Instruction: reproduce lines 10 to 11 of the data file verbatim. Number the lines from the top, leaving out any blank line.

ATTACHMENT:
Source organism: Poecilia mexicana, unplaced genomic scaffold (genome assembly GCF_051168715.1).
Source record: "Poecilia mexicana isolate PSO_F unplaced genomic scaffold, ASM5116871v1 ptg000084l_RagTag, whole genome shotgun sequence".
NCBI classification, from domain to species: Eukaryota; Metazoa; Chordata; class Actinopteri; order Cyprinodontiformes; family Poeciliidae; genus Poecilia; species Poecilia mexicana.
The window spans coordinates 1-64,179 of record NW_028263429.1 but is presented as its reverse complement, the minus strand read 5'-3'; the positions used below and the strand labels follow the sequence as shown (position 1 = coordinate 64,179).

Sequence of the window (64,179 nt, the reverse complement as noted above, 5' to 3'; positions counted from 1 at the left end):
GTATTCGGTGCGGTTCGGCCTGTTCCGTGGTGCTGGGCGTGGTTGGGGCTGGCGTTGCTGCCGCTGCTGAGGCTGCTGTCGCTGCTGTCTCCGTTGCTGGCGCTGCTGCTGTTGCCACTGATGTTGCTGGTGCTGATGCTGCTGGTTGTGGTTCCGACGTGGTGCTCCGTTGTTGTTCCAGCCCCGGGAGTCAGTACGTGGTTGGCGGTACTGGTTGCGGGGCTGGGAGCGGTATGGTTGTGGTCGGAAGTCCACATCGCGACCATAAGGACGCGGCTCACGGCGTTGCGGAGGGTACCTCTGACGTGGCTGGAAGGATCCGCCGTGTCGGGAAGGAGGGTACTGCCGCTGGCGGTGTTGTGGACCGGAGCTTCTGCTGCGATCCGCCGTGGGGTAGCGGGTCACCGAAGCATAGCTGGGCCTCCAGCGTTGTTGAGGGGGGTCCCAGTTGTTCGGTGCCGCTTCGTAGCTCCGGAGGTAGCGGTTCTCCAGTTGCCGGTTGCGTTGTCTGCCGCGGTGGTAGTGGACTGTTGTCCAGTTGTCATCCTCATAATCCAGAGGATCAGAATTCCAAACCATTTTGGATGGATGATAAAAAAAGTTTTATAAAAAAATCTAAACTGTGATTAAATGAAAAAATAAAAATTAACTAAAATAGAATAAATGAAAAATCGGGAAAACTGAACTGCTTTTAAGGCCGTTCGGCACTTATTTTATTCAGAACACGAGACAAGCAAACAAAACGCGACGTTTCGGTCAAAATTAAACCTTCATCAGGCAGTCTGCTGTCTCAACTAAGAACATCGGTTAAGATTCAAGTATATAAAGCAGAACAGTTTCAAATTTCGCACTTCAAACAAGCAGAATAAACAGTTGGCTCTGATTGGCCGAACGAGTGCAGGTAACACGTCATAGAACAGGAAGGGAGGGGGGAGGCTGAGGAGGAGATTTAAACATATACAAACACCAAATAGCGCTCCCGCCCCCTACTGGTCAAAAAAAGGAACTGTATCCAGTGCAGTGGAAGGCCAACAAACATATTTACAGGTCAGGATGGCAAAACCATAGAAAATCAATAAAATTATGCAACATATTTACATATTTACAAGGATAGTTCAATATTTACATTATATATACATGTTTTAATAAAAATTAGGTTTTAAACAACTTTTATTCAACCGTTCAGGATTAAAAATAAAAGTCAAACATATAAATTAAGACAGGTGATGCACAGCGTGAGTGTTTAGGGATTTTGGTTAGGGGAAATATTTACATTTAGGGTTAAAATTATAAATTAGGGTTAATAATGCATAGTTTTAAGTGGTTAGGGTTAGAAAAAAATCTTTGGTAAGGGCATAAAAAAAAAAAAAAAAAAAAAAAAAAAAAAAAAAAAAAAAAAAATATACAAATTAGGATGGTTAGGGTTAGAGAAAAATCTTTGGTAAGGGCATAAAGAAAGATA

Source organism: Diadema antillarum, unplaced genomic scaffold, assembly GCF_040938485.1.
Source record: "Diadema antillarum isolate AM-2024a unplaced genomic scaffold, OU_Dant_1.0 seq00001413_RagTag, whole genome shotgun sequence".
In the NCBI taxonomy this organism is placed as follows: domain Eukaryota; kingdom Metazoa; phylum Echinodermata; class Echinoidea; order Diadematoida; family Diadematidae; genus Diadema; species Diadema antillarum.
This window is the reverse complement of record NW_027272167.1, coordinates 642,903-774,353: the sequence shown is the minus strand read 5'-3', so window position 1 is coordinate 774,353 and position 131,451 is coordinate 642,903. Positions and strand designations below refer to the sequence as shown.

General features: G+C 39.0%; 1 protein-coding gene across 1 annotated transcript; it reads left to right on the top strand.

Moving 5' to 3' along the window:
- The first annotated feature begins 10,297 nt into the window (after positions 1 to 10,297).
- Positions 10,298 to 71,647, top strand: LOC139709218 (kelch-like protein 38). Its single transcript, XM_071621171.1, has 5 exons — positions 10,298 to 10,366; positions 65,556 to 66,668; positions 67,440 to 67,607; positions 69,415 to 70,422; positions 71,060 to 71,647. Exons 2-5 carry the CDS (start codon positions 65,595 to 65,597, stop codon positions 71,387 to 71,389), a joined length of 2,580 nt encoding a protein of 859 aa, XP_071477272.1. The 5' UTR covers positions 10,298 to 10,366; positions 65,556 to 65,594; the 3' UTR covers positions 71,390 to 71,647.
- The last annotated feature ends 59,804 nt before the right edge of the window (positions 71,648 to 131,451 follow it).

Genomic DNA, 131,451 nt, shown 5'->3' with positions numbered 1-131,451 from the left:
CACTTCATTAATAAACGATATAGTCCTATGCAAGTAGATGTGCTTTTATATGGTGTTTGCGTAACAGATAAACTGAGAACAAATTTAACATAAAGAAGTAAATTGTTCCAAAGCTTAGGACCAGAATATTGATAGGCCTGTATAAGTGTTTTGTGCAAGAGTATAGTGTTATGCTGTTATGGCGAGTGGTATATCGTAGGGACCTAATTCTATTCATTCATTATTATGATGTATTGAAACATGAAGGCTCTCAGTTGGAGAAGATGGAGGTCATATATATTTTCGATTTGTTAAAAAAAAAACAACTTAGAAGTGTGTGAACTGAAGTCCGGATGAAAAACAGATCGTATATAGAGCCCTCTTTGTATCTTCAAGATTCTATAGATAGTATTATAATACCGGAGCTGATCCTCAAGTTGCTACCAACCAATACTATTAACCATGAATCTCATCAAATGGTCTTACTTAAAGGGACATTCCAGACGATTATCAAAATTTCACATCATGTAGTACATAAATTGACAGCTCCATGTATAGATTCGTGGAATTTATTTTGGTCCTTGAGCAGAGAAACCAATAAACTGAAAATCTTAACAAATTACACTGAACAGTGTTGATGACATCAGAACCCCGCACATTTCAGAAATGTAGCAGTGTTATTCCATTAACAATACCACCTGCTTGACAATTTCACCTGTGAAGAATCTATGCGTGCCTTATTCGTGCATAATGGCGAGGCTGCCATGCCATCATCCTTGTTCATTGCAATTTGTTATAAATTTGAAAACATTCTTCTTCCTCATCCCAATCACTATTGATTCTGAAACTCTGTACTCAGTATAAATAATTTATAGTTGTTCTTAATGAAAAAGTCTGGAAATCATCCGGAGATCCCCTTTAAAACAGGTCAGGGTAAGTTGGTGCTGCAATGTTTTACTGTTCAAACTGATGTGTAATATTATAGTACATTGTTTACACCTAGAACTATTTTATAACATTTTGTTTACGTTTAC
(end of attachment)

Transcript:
This window is the reverse complement of record NW_027272167.1, coordinates 642,903-774,353: the sequence shown is the minus strand read 5'-3', so window position 1 is coordinate 774,353 and position 131,451 is coordinate 642,903. Positions and strand designations below refer to the sequence as shown.

General features: G+C 39.0%; 1 protein-coding gene across 1 annotated transcript; it reads left to right on the top strand.